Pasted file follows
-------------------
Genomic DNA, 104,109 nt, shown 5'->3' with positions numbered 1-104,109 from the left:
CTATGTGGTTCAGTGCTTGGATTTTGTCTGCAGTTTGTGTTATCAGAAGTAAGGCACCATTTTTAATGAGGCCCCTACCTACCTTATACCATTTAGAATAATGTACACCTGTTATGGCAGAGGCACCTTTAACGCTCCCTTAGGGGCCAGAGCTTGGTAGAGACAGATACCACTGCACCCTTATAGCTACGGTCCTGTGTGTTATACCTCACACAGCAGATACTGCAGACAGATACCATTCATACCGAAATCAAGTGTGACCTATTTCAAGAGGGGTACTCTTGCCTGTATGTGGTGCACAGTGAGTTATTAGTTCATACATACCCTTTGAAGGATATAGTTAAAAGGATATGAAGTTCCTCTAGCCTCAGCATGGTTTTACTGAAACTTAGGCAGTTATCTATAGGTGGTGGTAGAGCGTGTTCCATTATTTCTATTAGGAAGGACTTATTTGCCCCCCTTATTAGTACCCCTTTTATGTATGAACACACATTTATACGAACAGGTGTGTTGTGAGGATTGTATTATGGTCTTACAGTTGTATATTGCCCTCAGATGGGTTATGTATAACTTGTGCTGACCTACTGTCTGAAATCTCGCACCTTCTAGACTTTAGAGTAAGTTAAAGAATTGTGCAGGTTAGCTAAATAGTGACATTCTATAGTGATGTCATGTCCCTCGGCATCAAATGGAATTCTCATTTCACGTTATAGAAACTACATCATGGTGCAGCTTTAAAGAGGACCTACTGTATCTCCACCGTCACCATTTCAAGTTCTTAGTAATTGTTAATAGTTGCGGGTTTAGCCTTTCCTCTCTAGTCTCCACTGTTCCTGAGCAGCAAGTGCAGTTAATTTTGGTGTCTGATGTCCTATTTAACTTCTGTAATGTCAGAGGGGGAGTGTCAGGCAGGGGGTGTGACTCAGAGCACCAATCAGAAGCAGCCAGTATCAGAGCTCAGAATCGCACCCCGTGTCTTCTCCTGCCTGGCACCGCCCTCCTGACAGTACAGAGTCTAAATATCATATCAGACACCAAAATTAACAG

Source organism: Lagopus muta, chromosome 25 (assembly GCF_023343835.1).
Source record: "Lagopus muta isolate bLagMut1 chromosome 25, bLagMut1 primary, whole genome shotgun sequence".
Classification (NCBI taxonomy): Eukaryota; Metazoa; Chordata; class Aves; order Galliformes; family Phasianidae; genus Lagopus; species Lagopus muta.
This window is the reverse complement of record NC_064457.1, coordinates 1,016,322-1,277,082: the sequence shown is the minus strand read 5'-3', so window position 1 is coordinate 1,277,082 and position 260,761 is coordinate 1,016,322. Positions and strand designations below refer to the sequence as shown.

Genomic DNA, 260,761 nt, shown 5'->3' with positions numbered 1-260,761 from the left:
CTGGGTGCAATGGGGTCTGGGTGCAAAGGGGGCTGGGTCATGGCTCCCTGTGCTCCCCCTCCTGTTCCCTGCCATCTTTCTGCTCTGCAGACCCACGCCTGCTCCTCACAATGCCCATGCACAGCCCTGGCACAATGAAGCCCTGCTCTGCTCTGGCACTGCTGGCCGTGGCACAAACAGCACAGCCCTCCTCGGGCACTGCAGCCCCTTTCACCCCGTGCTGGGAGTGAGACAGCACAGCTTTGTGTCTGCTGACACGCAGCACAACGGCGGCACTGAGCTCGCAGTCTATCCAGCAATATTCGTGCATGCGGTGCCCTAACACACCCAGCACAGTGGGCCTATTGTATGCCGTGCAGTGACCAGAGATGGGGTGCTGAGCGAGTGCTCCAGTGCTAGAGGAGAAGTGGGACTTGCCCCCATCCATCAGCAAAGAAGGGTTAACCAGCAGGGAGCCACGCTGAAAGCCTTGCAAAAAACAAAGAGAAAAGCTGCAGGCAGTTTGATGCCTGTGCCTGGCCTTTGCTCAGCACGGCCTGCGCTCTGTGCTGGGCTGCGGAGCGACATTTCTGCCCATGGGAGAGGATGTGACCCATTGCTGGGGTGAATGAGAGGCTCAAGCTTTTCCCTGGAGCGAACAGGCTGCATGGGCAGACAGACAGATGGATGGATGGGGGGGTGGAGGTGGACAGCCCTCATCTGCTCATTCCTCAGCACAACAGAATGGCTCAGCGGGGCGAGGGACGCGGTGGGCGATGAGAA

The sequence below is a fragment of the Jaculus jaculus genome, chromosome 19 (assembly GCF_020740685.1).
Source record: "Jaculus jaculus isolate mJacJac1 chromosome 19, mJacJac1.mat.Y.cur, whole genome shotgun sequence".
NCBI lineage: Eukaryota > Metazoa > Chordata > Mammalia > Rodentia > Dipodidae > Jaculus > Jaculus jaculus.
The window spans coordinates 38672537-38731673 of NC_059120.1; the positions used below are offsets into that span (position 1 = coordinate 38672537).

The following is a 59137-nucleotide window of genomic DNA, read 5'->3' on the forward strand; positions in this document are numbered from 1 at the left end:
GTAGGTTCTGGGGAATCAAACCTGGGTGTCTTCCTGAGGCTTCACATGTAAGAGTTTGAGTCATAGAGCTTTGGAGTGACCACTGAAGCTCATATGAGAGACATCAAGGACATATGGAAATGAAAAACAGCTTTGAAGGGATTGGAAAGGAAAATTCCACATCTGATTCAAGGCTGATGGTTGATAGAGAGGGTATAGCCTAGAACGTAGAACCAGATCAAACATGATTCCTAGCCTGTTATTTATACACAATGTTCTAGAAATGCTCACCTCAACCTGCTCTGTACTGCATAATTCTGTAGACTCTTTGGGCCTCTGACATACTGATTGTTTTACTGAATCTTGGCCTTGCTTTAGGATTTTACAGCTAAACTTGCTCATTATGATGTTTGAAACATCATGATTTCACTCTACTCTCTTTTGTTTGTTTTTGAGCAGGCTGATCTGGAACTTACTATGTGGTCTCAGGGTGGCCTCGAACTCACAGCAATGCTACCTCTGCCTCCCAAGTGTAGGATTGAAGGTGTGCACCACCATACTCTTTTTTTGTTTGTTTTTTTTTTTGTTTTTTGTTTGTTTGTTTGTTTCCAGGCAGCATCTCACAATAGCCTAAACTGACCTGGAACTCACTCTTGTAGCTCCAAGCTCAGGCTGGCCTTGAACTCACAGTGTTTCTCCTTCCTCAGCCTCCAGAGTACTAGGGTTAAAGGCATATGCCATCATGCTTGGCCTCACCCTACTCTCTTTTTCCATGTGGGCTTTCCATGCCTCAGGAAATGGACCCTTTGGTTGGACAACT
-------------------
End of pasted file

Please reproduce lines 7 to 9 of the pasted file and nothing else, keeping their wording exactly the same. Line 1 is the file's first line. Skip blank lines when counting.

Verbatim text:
Genomic DNA, 260,761 nt, shown 5'->3' with positions numbered 1-260,761 from the left:
CTGGGTGCAATGGGGTCTGGGTGCAAAGGGGGCTGGGTCATGGCTCCCTGTGCTCCCCCTCCTGTTCCCTGCCATCTTTCTGCTCTGCAGACCCACGCCTGCTCCTCACAATGCCCATGCACAGCCCTGGCACAATGAAGCCCTGCTCTGCTCTGGCACTGCTGGCCGTGGCACAAACAGCACAGCCCTCCTCGGGCACTGCAGCCCCTTTCACCCCGTGCTGGGAGTGAGACAGCACAGCTTTGTGTCTGCTGACACGCAGCACAACGGCGGCACTGAGCTCGCAGTCTATCCAGCAATATTCGTGCATGCGGTGCCCTAACACACCCAGCACAGTGGGCCTATTGTATGCCGTGCAGTGACCAGAGATGGGGTGCTGAGCGAGTGCTCCAGTGCTAGAGGAGAAGTGGGACTTGCCCCCATCCATCAGCAAAGAAGGGTTAACCAGCAGGGAGCCACGCTGAAAGCCTTGCAAAAAACAAAGAGAAAAGCTGCAGGCAGTTTGATGCCTGTGCCTGGCCTTTGCTCAGCACGGCCTGCGCTCTGTGCTGGGCTGCGGAGCGACATTTCTGCCCATGGGAGAGGATGTGACCCATTGCTGGGGTGAATGAGAGGCTCAAGCTTTTCCCTGGAGCGAACAGGCTGCATGGGCAGACAGACAGATGGATGGATGGGGGGGTGGAGGTGGACAGCCCTCATCTGCTCATTCCTCAGCACAACAGAATGGCTCAGCGGGGCGAGGGACGCGGTGGGCGATGAGAA

The sequence below is a fragment of the Jaculus jaculus genome, chromosome 19 (assembly GCF_020740685.1).